7 Death-defying reasons why the honey badger is one of the world's most fearless creature

The honey badger is - in short - a stout and fearless creature who suffers from a severe case of megalomania. This species is, however well-deserving of its title of “World’s Most Fearless Creature” , bestowed upon it by the Guinness World Records.

Any creature that can sleep off the deadly neuro-toxic cocktail of venom from a cobra and confidently waltz into the middle of a lion pride without batting an eyelid, deserves this title.

READ: SA's most infamous animal escape artists

(Kevin MacLaughlin)

Here are 7 reasons why the honey badger is deserving of its title of 'World’s Most Fearless Creature': 

1. They have an inbuilt arsenal of weaponry in the form of guillotine like teeth and powerful claws which can grow up to 40mm. It’s teeth can smash a tortoise shell!

2. They are highly intelligent and ingenious. They have the ability to break through locks on fridges and even stack rocks into piles to climb over walls.

3. When honey badgers are involved in a fight they emit a death rattle of a growl, accompanied by snarling sounds. The sound would make Darth Vader proud.

4. The honey badger can literally turn in its own skin. The skin is loose and the badger can break free easily from the grips of a predator. This also allows freedom of movement to pull one of its favourite kill tactics - they honey badger castrates its attacker and leaves it to bleed out.

5. A honey badger’s skin is thick, rubbery and impervious to a machete. It also has an incredible immune system which can fight the effects of deadly snake venom.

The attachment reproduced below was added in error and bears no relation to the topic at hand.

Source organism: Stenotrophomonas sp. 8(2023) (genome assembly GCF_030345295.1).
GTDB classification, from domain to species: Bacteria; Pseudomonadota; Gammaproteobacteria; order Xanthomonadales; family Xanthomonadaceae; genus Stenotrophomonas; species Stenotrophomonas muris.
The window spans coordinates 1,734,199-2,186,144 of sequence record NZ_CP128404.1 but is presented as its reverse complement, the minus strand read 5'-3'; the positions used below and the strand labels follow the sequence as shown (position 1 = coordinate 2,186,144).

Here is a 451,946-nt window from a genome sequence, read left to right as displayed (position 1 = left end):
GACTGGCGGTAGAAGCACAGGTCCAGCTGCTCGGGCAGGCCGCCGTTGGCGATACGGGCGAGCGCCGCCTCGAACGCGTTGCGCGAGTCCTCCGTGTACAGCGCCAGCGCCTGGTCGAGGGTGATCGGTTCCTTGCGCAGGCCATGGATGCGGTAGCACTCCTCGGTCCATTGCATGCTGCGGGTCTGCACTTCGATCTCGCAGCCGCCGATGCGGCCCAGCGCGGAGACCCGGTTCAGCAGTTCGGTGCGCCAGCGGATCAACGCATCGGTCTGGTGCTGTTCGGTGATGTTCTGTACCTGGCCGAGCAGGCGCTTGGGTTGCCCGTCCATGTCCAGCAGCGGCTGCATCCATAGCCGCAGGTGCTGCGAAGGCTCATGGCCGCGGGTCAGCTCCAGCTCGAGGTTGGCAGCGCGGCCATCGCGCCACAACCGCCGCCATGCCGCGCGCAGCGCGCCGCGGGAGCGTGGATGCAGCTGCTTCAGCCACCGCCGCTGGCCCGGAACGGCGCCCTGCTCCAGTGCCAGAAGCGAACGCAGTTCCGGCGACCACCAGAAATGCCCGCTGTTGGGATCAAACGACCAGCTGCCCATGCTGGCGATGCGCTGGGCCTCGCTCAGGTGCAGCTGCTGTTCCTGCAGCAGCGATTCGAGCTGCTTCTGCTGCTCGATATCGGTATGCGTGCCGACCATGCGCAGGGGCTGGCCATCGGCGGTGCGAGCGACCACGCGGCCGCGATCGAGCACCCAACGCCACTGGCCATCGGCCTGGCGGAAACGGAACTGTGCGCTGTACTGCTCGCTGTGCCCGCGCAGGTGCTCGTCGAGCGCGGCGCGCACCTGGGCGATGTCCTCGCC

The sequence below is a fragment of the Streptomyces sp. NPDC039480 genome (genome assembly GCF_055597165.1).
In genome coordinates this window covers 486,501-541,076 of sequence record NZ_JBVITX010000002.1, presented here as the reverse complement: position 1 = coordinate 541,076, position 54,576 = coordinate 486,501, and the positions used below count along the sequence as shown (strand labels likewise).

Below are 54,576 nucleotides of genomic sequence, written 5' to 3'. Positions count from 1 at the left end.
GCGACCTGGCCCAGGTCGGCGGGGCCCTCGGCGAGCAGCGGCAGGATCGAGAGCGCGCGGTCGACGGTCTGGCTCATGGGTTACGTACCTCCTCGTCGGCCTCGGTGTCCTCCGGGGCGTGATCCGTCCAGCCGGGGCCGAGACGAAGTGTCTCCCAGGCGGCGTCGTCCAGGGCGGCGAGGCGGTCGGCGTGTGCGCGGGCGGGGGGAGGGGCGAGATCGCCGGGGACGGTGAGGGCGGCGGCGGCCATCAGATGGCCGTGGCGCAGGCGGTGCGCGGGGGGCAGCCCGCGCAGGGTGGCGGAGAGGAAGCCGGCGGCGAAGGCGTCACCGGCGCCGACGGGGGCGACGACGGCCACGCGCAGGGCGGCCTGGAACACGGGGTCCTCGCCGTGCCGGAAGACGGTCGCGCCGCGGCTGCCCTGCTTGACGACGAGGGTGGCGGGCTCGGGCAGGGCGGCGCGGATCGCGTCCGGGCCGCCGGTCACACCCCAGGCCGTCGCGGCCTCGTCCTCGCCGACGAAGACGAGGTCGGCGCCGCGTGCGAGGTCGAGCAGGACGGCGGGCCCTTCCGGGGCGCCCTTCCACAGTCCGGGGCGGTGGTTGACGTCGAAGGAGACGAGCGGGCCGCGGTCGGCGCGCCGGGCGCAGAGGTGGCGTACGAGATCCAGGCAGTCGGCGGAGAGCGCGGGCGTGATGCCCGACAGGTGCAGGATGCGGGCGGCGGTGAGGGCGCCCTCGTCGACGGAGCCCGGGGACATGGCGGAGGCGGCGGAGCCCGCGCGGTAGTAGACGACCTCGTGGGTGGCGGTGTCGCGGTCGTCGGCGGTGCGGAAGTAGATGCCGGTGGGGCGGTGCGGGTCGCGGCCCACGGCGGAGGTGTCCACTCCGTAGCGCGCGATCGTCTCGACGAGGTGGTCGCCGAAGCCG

6. Its diet comprises largely of bee larvae and honey, but it also eats mice, scorpions, spiders, lizards and snakes.

7. Even cheetah cubs have a mantle of fur down their backs which closely resembles the honey badger.  This is thought to ward off predators. If you’re ever stranded in the wild, dress like a honey badger.

(Kevin MacLaughlin)

For honey badger obsessed guests who want to photograph and film this creature, then head to Africa on Foot in the Kruger.  

The camp is open, which means animals and honey badgers can roam freely throughout. Africa on Foot is based in the Klaserie Private Nature Reserve, which boasts a high concentration of honey badgers.

They are normally spotted during the dry winter months when food and water are scarce.  They seek out as many available food and water sources as possible.  You will need to be patient while photographing them - they are lightening fast! 

Please share your photos and travel experiences with us at info@traveller24.com or post them on our FacebookTwitter or Instagram accounts - you could be featured on News24.

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